At this point, you may wonder what the equivalent of the Transform() method would be in VS.NET. Well, to answer that question, we should take a step back and take a closer look at the VFP example we provided earlier. What would a method such as Date() return in VFP? Correct! A value of type "Date." Certainly, this value wouldn't be considered an object. It has no methods and properties, and occupies a simple memory address that stores nothing but the binary representation of the date value. Again, in VS.NET, things are a bit different because absolutely everything is an object. Therefore, the value stored in the Today property is an object of the class DateTime. Not surprisingly, this object has properties and methods, and one of these methods is the equivalent of VFP's Transform() method: ToString(). Therefore, you could convert the DateTime object to a string before you print it to the Console:

Console.WriteLine("The date is: " + DateTime.Today.ToString());

This line of code is C#, as you may have noticed because of the semi-colon. If you prefer VB.NET, simply leave the semi-colon out, and you have valid VB.NET code.

The ToString() method is rather handy. We were quite lucky that the DateTime class has that method, or were we? Well, not really. Every class in .NET (no matter whether it's provided for you or whether you create your own class) inherits from the most basic type of an object, which is (intuitively) named "Object." Naturally, this may happen through several levels of inheritance, but no matter what, "Object" is always the root of the inheritance tree. And ToString() is defined based on the Object class. Therefore, every class (which means absolutely everything in VS.NET because everything is an object) features the ToString() method.

So, what exactly is returned to the caller from the ToString() method? A simple data type: a string. But what does that mean? Didn't we say everything in VS.NET was an object? (And the answer is "yes.") The string that's returned by the ToString() method isn't a string variable, but it's a string object. You can use it like you'd use a string variable in Visual FoxPro. For example, you could concatenate strings like this:

String1 = String2 + String3;

On the other hand, you could call methods on the string object like this:

String1 = String2.ToUpper();

This would store an upper-case version of the second string in the first string.Syntax-wise, this is quite nice. You can treat strings as if they were simplistic data types whenever that's handy (as in the concatenation example), then you can use the same string as if it was an object whenever that's more useful. Behind the scenes, the runtime has to do a lot of work to make this happen. This process is called "boxing" or "unboxing." For now, however, we won't discuss these details. Because you don't need to know the details to use it, we'll just ask you to accept that this is how it works.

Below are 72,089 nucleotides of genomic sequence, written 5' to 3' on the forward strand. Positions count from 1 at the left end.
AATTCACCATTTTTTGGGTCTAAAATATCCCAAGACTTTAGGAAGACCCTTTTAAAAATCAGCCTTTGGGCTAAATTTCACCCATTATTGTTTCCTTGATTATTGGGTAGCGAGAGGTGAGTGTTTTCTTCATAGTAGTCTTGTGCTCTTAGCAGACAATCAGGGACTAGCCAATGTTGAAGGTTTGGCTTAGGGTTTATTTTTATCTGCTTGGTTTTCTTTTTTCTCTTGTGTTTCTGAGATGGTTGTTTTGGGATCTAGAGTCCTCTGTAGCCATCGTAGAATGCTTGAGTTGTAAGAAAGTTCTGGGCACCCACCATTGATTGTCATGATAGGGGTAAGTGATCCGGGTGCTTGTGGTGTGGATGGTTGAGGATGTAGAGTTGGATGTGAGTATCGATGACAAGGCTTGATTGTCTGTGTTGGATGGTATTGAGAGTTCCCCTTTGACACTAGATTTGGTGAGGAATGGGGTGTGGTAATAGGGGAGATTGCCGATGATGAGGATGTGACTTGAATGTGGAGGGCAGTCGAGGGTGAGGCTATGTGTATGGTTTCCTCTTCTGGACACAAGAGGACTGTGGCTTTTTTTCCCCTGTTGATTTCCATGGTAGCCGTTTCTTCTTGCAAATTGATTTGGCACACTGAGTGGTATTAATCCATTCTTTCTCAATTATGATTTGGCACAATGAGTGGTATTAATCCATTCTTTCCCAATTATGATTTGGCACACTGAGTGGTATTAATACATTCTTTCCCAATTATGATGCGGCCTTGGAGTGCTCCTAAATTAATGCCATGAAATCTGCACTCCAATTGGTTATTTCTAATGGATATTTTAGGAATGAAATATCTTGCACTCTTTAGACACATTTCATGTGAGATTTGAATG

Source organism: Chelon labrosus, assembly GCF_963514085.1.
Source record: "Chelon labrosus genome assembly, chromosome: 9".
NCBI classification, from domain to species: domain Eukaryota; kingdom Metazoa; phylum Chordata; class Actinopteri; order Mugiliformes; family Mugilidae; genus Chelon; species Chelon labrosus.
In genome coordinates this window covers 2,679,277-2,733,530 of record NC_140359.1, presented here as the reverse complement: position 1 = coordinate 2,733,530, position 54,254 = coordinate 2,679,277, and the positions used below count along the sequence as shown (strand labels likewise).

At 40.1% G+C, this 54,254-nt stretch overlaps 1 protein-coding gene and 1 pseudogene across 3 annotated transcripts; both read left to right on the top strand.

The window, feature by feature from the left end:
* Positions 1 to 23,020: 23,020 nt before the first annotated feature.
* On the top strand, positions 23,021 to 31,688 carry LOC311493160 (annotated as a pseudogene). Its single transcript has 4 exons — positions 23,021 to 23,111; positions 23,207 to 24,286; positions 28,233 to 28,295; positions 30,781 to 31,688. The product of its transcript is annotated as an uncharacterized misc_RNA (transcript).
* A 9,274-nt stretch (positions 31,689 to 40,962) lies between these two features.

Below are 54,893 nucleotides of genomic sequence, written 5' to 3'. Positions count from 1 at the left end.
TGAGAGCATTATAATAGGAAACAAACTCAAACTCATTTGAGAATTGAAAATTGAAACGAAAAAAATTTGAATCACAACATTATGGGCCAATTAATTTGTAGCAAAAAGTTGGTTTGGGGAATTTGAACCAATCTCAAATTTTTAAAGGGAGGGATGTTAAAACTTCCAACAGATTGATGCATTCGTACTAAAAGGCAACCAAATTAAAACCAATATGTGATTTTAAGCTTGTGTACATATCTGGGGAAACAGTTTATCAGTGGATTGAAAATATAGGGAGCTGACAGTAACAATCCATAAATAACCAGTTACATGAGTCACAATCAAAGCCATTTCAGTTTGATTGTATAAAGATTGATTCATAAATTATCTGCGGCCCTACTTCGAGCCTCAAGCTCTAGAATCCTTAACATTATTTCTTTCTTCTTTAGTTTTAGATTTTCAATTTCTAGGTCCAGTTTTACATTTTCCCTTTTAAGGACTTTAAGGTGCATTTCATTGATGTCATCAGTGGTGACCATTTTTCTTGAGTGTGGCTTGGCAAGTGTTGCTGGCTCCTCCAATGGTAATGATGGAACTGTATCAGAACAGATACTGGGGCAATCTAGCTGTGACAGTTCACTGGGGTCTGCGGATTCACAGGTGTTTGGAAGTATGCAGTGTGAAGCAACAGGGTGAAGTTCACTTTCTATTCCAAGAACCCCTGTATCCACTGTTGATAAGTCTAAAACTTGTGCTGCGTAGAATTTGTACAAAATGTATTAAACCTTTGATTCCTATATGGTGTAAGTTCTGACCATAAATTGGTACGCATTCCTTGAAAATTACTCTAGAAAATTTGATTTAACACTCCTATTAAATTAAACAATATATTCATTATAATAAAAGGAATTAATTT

You can take the above example one step further. Say you want to take the value of one string, assign its upper-case version to another string, then replace some of the text in the string, as in this Visual FoxPro example:

String1 = Upper(String2)
String3 = StrTran(String1,"X","Y")

Or, you could have shortened the process like this:

String1 = StrTran(Upper(String2),"X","Y")

Either way, the Upper() method returns a simple string you can then pass to the StrTran() method. Not surprisingly, Visual Studio .NET accomplishes the same task using method calls on the string object:

String1 = String2.ToUpper();
String3 = String1.Replace("X","Y");

What's interesting (and probably unexpected) is that the first expression, String2.ToUpper(), evaluates to an object you can use right away. In other words, you can consider that whole expression to be an object with methods and properties you can call like you would any other object:

String1 = String2.ToUpper().Replace("X","Y");

Although this may seem a little unusual at first, it makes a lot of sense. Also, on complex stacked expressions, this "left-to-right" approach is much easier to read than VFP's "inside-out" approach (which is also supported by VS.NET but not used frequently).

But not absolutely everything could be an object, right? How about a simple expression such as "x"? Well, it is! The following expression is perfectly valid in VS.NET:

String1 = "x".ToUpper();

In fact, it would be fine to say:

String1 = 25.ToString();

It would also be fine to say:

String1 = (Val1 * 20).ToString().Trim().Replace("1","2");

At this point, it should be clear that objects are important in VS.NET. Without objects, nothing would work. In fact, many of the core concepts of languages (such as logical expressions) are based on objects. For example, Boolean expressions are objects. So, the following lines are perfectly valid:

String1 = true.ToString();
String2 = (v1 == v2).ToString();

This time, the VB.NET version is slightly different:

String1 = True.ToString()
String2 = (v1 = v2).ToString()

The key thing to understand here is that none of the .NET languages can operate without having a set of basic objects available. This set of basic objects is known as the .NET Framework. We should also point out that this set of basic objects includes several thousand classes.

Creating your own classes

Naturally, VS.NET also lets you create your own classes. You've already seen an example of how to do that in Visual FoxPro. Here's the core syntax that defined the VFP class:

DEFINE CLASS TestClass AS Custom

This defines a simple VFP class that inherits from one of the most basic VFP base classes: "custom."

We can easily do something similar in VS.NET. First, here's the VB.NET version:

Public Class TestClass
End Class